The opening movement of Wiprud’s ‘Katrina’ Concerto is entitled Les Bons Temps, meaning ‘the good times’, as used in the phrase ‘Laissez les bons temps rouler’ – ‘let the good times roll’. This immediately conjures up the spirit of New Orleans, and its French Quarter in particular; Wiprud accordingly infuses his work with elements of jazz, blues and Cajun music, all of which feed into the rich musical life of the region. Wiprud’s blend of contemporary classical techniques and jazz styles creates a fusion that conjures up a kind of 21st-century Gershwin. Yet there is a new, more sinister edge, with a tension-building rhythmic momentum reflecting the disaster’s impact. This tension manifests itself via what is essentially a series of variations, each one including a wave of sound representing the flooding of New Orleans. In Wiprud’s words: ‘The waves get bigger and bigger until the soloist is completely submerged.’

The central movement of Wiprud’s Concerto is called Acadiana, the name given to the French Louisiana region, home to a large Cajun French population. The material is based on the Acadian tune ‘Disez Goodbye à Votre Mère’, chosen by Wiprud both for its distinctive harmonic structure, and for its elegiac title, suggestive of loss and departure. Wiprud’s treatment of this tune, with overlapping, intertwining string textures, expresses this sense of desolation, felt in the wake of the storm.

The Concerto’s finale, ‘Fly Away’, is a free fantasy on the jazz funeral standard ‘I'll Fly Away’. New Orleans is famed for its unique approach to death, and its funeral processions have what Wiprud calls “a celebratory side”, a sense of appreciating a person’s life and then moving on. ‘Fly Away’ also alludes to the fact that hordes of musicians had to flee their homes, literally moving on in order to escape the disaster: an important transition to make, but a real loss for New Orleans. Fittingly, Wiprud’s music is characterised by a restless sense of forward-motion, vigorous rhythms and sinewy, mysterious violin writing, unfolding into a movement which combines acknowledgement of the ongoing struggles brought about by Katrina, with a sense of looking forwards; of hope.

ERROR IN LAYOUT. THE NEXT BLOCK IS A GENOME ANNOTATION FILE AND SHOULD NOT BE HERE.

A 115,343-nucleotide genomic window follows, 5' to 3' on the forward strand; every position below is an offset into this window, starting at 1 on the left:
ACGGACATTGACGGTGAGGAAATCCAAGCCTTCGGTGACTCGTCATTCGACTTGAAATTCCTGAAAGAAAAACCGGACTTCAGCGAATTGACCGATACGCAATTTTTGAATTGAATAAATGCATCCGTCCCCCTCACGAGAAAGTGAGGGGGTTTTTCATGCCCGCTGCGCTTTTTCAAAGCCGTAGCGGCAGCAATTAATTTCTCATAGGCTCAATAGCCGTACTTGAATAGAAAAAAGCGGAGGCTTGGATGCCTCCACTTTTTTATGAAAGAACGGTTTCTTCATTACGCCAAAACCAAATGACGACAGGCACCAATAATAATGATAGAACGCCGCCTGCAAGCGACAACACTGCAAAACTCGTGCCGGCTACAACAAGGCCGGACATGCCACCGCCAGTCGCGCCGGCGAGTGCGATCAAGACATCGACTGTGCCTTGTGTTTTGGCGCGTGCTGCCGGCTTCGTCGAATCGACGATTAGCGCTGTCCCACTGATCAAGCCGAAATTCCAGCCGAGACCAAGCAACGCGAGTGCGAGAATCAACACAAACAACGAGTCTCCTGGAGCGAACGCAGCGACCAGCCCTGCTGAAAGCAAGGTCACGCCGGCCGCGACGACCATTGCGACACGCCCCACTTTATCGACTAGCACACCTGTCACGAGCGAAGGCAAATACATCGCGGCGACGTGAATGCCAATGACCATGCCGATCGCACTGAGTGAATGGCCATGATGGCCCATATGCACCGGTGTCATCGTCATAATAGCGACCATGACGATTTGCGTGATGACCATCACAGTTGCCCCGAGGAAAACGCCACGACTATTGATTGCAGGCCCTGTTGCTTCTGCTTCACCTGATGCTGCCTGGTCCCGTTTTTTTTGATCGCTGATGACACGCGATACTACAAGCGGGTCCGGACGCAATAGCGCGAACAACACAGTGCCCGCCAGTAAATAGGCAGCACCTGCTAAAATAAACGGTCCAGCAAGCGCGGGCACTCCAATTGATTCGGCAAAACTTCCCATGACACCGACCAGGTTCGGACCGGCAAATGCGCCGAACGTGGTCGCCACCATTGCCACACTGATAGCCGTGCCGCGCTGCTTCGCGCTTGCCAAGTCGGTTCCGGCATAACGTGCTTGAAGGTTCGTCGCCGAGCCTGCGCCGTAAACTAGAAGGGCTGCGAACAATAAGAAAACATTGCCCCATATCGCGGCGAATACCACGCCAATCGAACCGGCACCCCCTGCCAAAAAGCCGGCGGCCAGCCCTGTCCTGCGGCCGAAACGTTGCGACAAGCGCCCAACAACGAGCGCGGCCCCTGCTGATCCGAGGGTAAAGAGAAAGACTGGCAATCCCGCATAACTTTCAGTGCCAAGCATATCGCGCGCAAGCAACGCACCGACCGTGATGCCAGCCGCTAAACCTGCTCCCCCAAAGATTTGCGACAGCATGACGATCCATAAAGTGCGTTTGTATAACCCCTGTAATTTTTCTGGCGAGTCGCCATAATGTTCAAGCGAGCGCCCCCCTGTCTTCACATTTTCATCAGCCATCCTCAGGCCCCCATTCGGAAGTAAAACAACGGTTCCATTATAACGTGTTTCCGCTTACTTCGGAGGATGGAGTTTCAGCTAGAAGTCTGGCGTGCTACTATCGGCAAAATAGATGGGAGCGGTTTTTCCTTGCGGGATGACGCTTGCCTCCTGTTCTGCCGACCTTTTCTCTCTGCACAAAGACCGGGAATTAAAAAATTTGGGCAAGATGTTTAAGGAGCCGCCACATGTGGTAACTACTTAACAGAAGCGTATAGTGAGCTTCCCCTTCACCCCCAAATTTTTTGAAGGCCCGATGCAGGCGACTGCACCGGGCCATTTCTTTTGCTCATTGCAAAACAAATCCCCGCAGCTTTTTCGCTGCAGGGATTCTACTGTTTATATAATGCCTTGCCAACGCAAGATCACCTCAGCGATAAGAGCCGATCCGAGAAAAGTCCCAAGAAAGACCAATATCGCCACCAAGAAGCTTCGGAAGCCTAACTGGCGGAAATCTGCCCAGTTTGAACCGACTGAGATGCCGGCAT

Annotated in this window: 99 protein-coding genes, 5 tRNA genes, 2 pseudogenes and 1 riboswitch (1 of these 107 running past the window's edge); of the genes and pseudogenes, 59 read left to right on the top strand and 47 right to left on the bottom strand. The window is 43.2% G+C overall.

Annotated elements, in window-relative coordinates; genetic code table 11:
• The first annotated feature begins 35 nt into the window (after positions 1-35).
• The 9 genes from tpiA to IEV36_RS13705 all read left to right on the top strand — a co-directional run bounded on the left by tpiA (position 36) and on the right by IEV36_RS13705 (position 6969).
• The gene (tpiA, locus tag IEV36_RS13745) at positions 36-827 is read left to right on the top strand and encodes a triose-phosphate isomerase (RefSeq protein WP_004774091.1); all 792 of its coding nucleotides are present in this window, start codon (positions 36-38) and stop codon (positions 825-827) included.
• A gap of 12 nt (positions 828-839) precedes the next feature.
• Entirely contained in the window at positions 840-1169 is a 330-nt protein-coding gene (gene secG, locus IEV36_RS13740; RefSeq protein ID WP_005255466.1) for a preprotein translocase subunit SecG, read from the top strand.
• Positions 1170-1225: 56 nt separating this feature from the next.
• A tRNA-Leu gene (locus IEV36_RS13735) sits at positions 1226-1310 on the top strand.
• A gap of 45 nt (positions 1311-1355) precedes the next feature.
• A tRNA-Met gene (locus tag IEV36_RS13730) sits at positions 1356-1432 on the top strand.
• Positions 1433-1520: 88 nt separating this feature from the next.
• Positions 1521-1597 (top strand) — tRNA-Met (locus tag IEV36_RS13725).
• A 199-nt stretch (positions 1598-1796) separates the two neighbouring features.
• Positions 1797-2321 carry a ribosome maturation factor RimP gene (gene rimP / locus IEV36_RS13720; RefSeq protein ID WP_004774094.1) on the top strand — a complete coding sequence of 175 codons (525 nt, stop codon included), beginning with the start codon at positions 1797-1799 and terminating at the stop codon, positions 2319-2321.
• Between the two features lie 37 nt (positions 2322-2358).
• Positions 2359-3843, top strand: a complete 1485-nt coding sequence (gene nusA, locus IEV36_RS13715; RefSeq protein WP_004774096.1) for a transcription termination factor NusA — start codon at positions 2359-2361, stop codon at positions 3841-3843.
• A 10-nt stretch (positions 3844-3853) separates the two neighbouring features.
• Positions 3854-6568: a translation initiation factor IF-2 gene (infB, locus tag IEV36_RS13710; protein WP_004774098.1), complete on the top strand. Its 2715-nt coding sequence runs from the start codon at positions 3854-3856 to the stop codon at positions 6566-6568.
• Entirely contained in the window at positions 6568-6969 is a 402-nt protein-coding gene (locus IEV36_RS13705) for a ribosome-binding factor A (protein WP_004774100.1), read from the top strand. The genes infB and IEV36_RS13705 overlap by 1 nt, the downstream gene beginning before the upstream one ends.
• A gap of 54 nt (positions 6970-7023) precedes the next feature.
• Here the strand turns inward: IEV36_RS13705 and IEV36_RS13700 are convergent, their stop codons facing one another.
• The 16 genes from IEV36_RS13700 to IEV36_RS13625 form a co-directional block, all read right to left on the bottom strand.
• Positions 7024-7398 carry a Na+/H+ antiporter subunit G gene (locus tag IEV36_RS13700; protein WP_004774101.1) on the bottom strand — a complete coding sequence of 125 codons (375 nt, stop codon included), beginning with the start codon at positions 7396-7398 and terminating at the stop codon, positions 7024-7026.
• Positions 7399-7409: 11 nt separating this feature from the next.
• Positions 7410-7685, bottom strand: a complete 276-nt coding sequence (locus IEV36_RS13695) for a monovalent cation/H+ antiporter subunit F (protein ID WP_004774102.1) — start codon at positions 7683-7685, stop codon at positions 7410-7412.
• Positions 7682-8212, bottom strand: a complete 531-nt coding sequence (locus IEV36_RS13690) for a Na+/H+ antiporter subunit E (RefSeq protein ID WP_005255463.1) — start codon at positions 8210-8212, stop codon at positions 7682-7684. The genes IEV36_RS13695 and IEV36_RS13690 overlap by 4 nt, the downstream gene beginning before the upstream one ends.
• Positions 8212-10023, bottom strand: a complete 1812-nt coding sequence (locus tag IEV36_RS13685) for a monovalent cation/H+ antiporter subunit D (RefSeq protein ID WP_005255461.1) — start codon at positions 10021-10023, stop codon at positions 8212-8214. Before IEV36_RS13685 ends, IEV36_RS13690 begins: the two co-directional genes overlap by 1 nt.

"A fascinating disc all round, and one with something to suit all tastes."

Gavin Dixon, Classical CD Reviews

“Its slow movement, beautifully captured by Ittai Shapira, conveys a strange feeling of loss and disillusion, but at the same time reinforces the fact that the essence of the life force behind the music itself will never die.”

Jean-Yves Duperron, Classical Music Sentinel

"Shapira takes command in this vintage Barber - and the finale is stunning."

Peter Dickinson, Gramophone, March 2013